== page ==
Waverly had done her best to mention her plans for the evening casually enough. She had thought she made it sound sufficiently spontaneous and completely unremarkable, but as soon as the rest of the group hear about the possibility of a gathering elsewhere, it immediately opens up the whole issue for debate.

But Waverly isn’t interested in debate, she just wants to slope off on her own to meet up with Nicole. 

She is hardly especially well-versed in this sort of thing - she had only had a few trifling relationships in high school, and never with a girl - but she is pretty sure she knows where this is all heading. Or, at least she knows to a degree. 

She is sure that, unless her ability to read between the lines is severely compromised, Nicole has been flirting. Certainly, Waverly herself has been flirting back. 

Even without an exceptional amount of experience, she knows how this goes. More than that, she wants it to go in that direction. She just needs to escape her friends. 

At the very least, she needs them to stop debating on whether they’d like a change of scenery for their nightly drinking experience. And as Billy debates the merits of a new setting and Steph only has a care for the drawbacks, Waverly finds she wants to figuratively bang their heads together. Or maybe she literally wants to resort to mild physical aggression. This is a yes or no question, and Waverly just wants to leave. 

Nicole had texted Waverly some very rough directions to the campsite she uses and it can only be about ten minutes away on foot. Surely it cannot be this hard a decision for her school friends. 

Of course, Champ is already geared up and waiting to go. Because of course he is. Eventually, the rest of the group decides to follow suit, because apparently the fear of missing out on something good happening is more of a draw than being able to simply stay put and drink within convenient distance of their own accommodation and bathrooms. 

Champ immediately trots along behind Waverly as she leads the way through the sparse copse, doing his level best to make conversation. 

“So the lifeguards invited you?” he asks. It is the fourth time he has posed the same question.

“Just Nicole,” Waverly amends without much thought. “I haven’t spoken to Dolls much. He seems okay though.”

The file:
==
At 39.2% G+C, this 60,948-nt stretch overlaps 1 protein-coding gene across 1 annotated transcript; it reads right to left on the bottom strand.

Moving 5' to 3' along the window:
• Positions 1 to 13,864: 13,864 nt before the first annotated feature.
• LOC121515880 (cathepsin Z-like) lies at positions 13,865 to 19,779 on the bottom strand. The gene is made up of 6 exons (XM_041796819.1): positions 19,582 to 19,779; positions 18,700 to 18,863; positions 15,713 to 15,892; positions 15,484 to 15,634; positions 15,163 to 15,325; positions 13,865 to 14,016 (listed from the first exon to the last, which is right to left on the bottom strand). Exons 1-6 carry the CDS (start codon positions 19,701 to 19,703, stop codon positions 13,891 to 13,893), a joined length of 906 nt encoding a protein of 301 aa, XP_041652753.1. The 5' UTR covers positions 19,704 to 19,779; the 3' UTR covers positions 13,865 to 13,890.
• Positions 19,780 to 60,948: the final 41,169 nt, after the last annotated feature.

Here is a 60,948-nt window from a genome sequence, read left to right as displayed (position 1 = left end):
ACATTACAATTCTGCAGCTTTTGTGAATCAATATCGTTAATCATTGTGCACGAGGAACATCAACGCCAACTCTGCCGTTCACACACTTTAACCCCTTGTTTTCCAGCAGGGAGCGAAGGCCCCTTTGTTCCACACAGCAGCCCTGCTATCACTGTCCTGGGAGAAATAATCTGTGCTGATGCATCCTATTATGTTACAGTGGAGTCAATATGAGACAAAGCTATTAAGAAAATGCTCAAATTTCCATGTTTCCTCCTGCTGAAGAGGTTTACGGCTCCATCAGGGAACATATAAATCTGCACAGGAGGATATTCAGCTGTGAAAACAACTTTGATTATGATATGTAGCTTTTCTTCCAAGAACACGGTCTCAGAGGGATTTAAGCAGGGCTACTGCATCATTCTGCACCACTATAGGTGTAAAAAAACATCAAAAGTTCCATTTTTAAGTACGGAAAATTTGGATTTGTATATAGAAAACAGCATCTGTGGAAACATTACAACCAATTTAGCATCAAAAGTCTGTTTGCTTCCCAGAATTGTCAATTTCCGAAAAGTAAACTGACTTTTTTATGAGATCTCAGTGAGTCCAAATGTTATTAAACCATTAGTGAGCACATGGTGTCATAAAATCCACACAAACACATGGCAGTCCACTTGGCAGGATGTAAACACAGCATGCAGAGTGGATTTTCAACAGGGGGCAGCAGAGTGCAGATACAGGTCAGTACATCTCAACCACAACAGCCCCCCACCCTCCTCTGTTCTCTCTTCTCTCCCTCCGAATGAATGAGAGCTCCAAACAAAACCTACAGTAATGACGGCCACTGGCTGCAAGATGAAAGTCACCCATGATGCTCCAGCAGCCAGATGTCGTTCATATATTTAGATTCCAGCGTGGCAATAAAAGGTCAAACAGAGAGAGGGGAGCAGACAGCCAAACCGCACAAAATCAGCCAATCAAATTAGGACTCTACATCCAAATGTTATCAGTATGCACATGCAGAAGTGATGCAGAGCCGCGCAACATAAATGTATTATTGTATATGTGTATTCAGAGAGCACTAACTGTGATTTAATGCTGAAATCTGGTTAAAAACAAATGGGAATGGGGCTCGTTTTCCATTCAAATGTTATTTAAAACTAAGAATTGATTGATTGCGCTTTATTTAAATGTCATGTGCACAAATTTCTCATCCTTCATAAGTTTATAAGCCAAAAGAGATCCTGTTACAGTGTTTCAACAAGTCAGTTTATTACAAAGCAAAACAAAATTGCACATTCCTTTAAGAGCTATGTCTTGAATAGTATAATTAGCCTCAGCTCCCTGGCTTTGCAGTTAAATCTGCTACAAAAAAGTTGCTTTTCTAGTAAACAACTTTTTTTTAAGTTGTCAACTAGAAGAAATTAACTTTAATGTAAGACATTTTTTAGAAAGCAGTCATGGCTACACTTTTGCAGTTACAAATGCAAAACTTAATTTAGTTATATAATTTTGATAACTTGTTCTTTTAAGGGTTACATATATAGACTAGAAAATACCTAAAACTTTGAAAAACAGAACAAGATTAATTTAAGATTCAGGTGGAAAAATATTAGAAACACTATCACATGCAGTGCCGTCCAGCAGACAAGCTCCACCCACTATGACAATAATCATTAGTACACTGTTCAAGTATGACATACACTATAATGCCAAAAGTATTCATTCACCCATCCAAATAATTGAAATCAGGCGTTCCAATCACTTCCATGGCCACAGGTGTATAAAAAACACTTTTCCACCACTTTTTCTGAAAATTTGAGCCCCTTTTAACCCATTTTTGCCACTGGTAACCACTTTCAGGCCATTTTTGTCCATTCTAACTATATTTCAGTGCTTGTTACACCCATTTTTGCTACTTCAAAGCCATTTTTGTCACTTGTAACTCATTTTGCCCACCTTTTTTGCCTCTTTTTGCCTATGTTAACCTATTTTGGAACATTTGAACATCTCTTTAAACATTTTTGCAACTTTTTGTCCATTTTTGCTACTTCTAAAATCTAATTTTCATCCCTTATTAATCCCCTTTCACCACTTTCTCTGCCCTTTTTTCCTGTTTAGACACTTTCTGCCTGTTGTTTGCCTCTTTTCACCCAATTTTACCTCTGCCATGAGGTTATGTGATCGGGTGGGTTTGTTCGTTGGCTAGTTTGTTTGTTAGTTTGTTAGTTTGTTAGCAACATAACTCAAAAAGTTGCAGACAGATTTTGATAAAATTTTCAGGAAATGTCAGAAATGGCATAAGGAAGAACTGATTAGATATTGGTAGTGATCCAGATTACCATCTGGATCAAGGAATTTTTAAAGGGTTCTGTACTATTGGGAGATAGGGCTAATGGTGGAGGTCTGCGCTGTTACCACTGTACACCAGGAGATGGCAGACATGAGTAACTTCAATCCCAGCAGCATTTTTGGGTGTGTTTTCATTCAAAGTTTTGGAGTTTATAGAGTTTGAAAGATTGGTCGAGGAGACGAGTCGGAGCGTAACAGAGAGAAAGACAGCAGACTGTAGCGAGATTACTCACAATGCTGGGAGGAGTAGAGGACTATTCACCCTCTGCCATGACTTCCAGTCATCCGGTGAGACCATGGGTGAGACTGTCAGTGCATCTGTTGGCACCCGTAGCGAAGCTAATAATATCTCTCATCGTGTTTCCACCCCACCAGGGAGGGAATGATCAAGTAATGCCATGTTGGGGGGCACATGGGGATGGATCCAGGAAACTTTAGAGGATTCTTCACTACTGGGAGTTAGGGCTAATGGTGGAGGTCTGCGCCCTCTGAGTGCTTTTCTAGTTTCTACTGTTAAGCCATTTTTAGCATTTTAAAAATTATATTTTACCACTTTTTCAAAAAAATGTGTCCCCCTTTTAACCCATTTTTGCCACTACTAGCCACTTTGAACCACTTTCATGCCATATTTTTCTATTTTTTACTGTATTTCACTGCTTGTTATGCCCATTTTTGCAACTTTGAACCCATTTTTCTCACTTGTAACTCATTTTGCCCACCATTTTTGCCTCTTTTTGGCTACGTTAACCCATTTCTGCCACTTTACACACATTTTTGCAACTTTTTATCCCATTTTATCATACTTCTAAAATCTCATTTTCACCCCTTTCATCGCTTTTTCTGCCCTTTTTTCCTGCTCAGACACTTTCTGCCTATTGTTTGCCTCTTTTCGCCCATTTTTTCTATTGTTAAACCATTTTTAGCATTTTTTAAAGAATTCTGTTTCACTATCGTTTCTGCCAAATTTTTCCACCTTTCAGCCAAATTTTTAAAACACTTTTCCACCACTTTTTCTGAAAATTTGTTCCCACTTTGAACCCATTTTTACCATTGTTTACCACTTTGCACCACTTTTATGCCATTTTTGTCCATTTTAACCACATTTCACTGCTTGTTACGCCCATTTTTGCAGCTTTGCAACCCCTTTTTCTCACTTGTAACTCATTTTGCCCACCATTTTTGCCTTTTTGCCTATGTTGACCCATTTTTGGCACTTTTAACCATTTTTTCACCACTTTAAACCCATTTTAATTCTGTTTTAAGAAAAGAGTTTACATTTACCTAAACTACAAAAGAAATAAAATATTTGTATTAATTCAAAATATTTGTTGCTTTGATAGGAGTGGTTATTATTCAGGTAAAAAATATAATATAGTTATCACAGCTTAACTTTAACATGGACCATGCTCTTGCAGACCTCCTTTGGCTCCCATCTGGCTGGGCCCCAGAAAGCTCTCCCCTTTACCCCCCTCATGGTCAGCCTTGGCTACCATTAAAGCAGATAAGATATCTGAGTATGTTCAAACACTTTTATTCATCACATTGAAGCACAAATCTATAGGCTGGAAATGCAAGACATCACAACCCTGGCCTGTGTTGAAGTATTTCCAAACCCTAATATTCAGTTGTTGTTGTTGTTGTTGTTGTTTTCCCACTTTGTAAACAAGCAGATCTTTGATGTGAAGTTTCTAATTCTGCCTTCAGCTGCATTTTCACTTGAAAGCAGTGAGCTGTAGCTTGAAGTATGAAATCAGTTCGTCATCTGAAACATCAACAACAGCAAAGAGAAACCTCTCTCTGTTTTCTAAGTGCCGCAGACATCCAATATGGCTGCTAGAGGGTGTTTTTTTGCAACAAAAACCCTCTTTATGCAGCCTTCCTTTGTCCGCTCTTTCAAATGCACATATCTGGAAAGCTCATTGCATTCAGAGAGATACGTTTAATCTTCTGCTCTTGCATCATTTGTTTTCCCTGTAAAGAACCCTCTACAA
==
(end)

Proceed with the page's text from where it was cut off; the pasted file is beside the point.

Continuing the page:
“Yeah,” Champ agrees, eyeing Waverly carefully. She tries to work out his line of thought. He has been no less persistent this week, he has simply resolutely stuck to his plan that he can flirt with another girl and eventually win Waverly over. Even if Waverly would ever be swayed to him, his tactic of using someone else would have confirmed to Waverly that her initial instincts were on point and that Champ was not a good guy. Now, though, she is trying to work out if Champ thinks she might be interested in Dolls, or if he has worked out where her attention really lies. 

Champ has never been especially bright, but he has really been outdoing himself this week. As it is, Waverly has been doing her best to deny him even the merest opportunity to stick to her like a limpet and the walk to Nicole’s campsite is no exception. It is not long enough for him to push too far, and as soon as they arrive Waverly is on the lookout for anyone she recognises. 

The site itself is quite small, and seems to be populated mostly by people Waverly has come to recognise as summer workers; almost immediately she spots Rosita from the drinks stand, lounging by a steadily growing campfire alongside a couple of girls from the other stands and lifeguard stations. 

The light is just fading fully now, and as such it makes Waverly’s search harder in the unfamiliar environment. The tents all seem to be pitched a safe distance from the makeshift firepit, which is surrounded rather appropriately (if not entirely safely, Waverly supposes) by some old felled logs that were doubling for many as benches. The high temperatures had reversed all effects of the earlier storm, and the wood must be bone dry. Waverly makes a mental note to at least be somewhat sensible here. 

In the end, after Waverly spends a few long moments squinting into the half-light of the dusk, it is Nicole who spots them first. She is stood twenty feet away, bottle in hand, chatting animatedly with Dolls and a couple of the other lifeguards. She seems to spot Waverly by total happenstance, but her face splits into a rather lovely grin when their eyes meet and she is quick to tip the group a cheery wave. 

A moment later, she very obviously makes her excuses to her companions and makes a slow, easy beeline for Waverly and her friends.